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Case Study : Manpower Planning

Case Study Scenario 1: Pearl Engineering Company was a large heavy-engineering unit. It attached great importance to the recruitment and training of its senior supervisors. Apart from selecting them from within the organization, the company recruited, every alternate year, about ten young engineering graduates and offered them training for a period of two years, before they were appointed as senior supervisors. Such appointments were made to about 40 per cent of the vacancies of senior supervisors that occurred in the organization. This was considered necessary by management as a planned programme of imparting vitality to the organization. Besides, many of the old-timers, who had risen from the ranks, did not possess the necessary academic background with the result that they could not keep pace with the technological changes. Management also believed that in the rapidly changing conditions of industry, a bank of technically competent supervisors played a pivotal role, besides serving as a pool from which to select future departmental managers. Engineering Graduates were selected from amongst those who applied in response to an all-India advertisement. For the selection of one engineer, on an average, eight applicants were called for interview. A selection committee consisting of the General Manager, the Production Manager, the Personnel Manager and the Training Officer interviewed and selected the candidates. The selection interview was preceded by a written test and only those who secured 40 per cent marks qualified for interview. The engineers thus selected had to undergo a two year intensive theoretical and practical training. A well-staffed and equipped Training Institute was directly responsible for the training of the graduate engineers, besides training trade apprentices and operatives required by the company. Lectures on theoretical subjects were given at the Training Institute and practical training was imparted in all the works departments under the guidance of qualified and experienced instructors. A few lectures by senior officers of the company were also arranged to acquaint them with the company policies on different matters. During the last quarter of their two- year training programme they were deputed to work fulltime to familiarize themselves with the conditions in departments where they were to be absorbed eventually.

On successful completion of training, the graduate engineers were offered

appointments, depending on their performance and aptitude as revealed

during training. On placement in the work departments, however, most of

them faced some difficulty or the other.

According to management, some of the heads of departments, who were

themselves not qualified engineers, did not have sufficient confidence in

these younger men. They preferred the subordinates who came up from the

ranks to hold positions of responsibility. A few discredited them saying that

it would take years before these youngsters could pick up the job. Besides,

some of the employees, whose promotional opportunities were adversely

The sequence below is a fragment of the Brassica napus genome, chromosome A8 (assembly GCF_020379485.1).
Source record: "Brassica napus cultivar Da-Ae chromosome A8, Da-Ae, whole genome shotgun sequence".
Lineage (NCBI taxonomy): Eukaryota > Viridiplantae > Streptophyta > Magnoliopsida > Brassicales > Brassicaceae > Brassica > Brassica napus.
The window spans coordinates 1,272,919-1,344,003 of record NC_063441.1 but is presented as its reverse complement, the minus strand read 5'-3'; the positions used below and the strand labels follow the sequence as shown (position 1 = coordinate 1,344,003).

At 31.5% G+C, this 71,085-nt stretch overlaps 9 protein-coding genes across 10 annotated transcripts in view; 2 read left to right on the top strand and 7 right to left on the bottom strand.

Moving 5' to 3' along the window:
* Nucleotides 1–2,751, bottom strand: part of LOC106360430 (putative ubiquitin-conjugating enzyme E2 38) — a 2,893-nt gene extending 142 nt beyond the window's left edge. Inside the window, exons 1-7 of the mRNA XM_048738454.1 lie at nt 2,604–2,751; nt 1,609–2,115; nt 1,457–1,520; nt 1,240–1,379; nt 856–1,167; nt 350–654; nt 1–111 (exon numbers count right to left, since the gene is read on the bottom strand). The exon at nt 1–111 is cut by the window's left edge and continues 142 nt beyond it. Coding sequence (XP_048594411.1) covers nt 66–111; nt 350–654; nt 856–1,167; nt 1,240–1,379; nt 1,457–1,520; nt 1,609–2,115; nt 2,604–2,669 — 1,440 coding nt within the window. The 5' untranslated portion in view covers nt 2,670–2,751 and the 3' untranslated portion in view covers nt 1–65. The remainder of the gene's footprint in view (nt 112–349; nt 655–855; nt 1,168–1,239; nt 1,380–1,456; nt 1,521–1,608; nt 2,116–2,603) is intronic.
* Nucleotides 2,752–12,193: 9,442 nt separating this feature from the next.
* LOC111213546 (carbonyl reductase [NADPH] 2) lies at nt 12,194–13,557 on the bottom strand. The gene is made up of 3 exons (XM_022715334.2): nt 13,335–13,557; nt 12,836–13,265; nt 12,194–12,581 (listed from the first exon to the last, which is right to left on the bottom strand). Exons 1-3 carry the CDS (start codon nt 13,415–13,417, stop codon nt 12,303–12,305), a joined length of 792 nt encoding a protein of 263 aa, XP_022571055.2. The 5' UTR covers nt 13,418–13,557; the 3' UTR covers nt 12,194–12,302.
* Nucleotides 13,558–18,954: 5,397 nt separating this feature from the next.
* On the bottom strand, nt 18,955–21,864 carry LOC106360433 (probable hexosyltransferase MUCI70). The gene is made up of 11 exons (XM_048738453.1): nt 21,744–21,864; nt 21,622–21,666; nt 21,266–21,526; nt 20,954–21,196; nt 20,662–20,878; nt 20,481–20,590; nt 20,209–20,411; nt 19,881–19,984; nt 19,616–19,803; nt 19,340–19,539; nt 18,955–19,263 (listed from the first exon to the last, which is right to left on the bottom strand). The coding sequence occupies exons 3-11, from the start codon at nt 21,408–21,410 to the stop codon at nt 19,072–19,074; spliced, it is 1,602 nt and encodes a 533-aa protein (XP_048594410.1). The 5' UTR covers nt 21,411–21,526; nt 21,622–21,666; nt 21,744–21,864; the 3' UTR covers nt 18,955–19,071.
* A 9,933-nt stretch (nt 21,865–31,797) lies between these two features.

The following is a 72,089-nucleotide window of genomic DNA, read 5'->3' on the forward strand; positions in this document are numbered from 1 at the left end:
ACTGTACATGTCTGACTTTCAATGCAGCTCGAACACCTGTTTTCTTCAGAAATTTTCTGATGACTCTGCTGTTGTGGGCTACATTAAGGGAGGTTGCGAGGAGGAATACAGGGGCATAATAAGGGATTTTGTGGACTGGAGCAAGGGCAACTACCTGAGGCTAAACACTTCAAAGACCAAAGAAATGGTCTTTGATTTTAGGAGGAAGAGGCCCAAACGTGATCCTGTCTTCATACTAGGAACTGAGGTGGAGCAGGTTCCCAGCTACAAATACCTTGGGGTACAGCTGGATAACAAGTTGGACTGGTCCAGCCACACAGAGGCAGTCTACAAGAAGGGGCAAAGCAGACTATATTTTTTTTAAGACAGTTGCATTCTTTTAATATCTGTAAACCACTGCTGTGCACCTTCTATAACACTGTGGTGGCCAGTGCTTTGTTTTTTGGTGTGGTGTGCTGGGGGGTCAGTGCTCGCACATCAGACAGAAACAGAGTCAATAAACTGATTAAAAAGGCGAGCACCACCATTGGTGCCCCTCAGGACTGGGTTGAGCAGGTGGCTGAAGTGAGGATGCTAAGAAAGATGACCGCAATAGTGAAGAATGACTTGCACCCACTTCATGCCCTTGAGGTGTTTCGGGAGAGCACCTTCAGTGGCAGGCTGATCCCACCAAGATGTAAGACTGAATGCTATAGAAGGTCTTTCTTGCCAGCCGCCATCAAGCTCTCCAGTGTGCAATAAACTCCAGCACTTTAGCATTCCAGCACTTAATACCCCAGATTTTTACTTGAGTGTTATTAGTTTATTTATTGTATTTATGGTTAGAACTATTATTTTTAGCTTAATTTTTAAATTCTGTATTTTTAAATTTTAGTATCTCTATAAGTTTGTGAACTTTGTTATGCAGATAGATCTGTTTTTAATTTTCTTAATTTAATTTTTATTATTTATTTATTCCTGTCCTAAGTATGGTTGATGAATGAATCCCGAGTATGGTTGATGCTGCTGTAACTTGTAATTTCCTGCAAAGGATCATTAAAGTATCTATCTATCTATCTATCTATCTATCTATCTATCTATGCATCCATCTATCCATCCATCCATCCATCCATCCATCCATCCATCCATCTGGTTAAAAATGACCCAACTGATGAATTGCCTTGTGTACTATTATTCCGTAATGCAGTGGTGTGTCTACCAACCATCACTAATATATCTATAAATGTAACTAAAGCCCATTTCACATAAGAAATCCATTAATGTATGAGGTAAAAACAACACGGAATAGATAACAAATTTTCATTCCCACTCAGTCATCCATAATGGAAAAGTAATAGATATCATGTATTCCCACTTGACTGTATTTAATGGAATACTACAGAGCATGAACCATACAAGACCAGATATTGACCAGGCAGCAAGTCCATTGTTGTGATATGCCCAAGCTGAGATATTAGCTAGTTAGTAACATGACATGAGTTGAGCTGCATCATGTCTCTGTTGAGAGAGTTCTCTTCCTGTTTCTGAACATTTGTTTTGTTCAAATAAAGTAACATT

affected by the placement of graduate engineers, tried their best to run

down the latter as a class, sometimes working on the group feelings of the

workers. Some of the supervisors who were not graduate engineers also

spoke derisively of them as "the blue-eyed boys" of the organization.

Management knew that many of the graduate engineers were not utilized

according to their capacity or training, nor was any attempt made to test or

develop their potentialities. They also knew that many of the graduate

engineers were, therefore, dissatisfied with their work life. Some of them

who did not get equal promotional opportunities as their colleagues placed

in other departments, were looking for better jobs elsewhere.

On the other hand, according to management, the young graduate

engineers were themselves partly responsible for the hostile attitude of

others in the organization. Some of them failed to appreciate that a

newcomer invited hostility in the beginning and it took time before he was

accepted as a member of the work-group. They did not realize that they

would be fully productive only after gaining about five to seven years

experience in the organization. A few thought that they belonged to a

superior cadre and threw their weight around. They did not bother to

understand and appreciate the problems of the rank-and-file of employees

who worked under them.

In spite of these drawback, the General Manager of the company felt that

these men were a set of disciplined supervisors. They had a sense of pride

in their profession, and with the extensive training they had received, they

would be able to take up any responsible position in the organization in

course of time.

The General Manager could not allow the situation to continue especially when it was a difficult and costly process to recruit and train young engineering graduates of the requisite type and caliber. He knew that the prosperity of the company, to a large extent, depended on these young men.

In addition, a large number of lucrative employment opportunities were available to these young engineers elsewhere and there was a systematic raid on them, He, therefore, called a meeting of all heads of departments to review the situation.

Questions:

(i) Identify the issues related to manpower planning as evident in the case.

(ii) Discuss the strategies to tackle the percentage of internal promotion at

the organizational level.

(iii)What type of additional training programmes should be imparted for

direct entrants ?

(iv) Suppose you are the head of the personnel division. What would be your

suggestions in the meeting which has been called by the General Manager?

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